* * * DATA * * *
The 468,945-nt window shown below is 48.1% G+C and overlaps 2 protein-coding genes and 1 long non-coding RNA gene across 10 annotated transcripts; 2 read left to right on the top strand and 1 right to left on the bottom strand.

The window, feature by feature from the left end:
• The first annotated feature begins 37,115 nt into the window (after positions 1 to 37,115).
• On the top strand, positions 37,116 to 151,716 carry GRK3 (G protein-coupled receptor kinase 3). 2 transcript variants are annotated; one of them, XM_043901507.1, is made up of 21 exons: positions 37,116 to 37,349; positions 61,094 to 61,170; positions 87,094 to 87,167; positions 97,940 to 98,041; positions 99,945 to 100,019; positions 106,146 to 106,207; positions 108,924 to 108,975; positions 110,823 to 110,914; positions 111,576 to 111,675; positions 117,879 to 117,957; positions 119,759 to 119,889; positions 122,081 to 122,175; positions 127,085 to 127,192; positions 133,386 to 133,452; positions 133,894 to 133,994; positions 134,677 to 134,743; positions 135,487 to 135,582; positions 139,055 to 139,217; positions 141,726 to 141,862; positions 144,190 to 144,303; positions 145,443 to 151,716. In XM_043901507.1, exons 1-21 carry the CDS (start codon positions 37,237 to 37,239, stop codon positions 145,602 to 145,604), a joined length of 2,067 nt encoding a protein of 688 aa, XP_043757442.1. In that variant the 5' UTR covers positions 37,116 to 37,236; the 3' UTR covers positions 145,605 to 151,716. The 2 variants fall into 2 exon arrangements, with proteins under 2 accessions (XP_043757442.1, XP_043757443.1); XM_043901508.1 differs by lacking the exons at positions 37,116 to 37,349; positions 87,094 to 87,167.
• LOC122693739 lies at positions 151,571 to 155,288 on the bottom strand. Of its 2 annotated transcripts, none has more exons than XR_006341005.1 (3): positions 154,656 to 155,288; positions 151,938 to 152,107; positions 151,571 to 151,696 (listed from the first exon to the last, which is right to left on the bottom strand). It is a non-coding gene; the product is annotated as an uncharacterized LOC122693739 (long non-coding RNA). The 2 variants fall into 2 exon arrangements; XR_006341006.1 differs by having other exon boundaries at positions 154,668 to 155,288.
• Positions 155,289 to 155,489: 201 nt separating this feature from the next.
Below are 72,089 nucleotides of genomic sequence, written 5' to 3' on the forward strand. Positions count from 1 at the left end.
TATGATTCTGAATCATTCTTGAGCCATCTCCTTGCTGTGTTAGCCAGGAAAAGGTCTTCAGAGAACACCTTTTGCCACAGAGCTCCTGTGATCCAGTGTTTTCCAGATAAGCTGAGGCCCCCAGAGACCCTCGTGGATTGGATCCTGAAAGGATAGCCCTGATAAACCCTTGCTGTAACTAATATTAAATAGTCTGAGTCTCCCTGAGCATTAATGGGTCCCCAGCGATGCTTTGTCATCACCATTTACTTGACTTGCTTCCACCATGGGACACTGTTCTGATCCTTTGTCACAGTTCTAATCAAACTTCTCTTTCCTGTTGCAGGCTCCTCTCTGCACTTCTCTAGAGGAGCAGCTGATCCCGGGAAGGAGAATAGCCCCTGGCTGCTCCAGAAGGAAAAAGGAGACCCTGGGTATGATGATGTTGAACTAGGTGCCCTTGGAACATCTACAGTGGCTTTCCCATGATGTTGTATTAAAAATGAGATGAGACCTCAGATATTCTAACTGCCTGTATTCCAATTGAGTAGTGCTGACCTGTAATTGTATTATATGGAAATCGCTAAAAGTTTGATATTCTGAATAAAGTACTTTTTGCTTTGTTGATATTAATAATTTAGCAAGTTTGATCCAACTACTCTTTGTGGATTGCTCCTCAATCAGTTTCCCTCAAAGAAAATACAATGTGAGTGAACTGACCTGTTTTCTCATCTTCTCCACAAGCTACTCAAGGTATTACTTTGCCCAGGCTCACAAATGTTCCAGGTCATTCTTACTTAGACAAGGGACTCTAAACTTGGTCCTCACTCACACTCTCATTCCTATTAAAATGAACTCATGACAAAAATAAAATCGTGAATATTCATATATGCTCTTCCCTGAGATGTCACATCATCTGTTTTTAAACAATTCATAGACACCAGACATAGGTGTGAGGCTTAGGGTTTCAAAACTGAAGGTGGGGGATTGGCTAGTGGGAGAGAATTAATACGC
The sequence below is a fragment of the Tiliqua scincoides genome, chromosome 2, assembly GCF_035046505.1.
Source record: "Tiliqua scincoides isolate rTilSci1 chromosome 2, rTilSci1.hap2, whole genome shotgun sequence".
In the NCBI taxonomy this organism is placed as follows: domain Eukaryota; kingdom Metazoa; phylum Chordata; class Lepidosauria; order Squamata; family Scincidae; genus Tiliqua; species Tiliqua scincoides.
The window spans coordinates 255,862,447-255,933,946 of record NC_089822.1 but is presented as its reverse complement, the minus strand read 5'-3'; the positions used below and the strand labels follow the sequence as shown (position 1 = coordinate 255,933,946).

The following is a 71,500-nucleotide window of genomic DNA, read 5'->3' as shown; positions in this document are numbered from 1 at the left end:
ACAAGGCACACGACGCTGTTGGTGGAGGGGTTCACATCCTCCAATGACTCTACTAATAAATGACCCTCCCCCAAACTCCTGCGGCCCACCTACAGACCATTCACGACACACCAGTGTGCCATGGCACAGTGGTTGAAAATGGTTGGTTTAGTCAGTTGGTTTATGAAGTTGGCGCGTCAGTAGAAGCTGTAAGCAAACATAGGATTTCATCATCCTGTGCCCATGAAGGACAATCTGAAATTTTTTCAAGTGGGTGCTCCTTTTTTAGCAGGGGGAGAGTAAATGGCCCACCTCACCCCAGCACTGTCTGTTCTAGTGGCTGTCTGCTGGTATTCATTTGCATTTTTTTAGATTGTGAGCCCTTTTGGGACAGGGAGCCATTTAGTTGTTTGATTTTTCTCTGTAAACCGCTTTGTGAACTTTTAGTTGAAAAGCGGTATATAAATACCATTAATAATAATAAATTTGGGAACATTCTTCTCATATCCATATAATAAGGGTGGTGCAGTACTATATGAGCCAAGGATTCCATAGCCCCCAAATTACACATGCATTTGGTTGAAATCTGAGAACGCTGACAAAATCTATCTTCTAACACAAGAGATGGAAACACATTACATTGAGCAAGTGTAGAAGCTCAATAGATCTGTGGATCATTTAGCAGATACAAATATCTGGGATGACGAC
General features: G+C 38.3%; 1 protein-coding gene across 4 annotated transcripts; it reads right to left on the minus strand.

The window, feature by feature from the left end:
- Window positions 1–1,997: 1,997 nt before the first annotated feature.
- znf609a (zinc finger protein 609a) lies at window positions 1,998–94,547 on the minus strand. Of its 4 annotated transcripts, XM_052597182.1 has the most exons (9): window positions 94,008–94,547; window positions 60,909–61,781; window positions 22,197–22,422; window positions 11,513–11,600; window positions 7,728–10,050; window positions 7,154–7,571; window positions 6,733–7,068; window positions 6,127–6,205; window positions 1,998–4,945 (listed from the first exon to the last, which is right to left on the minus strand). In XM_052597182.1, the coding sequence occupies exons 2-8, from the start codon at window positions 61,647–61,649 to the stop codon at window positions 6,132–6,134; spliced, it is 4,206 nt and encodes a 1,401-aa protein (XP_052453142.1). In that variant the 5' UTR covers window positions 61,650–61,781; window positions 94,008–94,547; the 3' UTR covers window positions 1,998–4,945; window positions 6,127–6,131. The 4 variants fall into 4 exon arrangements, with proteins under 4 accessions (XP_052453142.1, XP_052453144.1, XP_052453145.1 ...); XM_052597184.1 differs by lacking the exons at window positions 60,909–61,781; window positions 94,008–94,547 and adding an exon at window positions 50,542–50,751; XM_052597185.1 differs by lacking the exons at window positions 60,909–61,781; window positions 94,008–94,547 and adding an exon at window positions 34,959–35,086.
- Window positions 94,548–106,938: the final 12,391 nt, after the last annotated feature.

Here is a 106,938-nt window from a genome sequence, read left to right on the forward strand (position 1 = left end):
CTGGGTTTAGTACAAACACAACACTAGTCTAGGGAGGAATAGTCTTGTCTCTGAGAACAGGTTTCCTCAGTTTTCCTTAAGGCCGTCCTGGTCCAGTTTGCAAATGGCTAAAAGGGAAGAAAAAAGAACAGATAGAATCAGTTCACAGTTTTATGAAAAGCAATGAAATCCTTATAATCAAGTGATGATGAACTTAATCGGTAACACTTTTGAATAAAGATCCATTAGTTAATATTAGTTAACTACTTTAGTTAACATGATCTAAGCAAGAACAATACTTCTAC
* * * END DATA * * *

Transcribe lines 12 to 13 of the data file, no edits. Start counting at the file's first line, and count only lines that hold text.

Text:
The window spans coordinates 255,862,447-255,933,946 of record NC_089822.1 but is presented as its reverse complement, the minus strand read 5'-3'; the positions used below and the strand labels follow the sequence as shown (position 1 = coordinate 255,933,946).

The following is a 71,500-nucleotide window of genomic DNA, read 5'->3' as shown; positions in this document are numbered from 1 at the left end: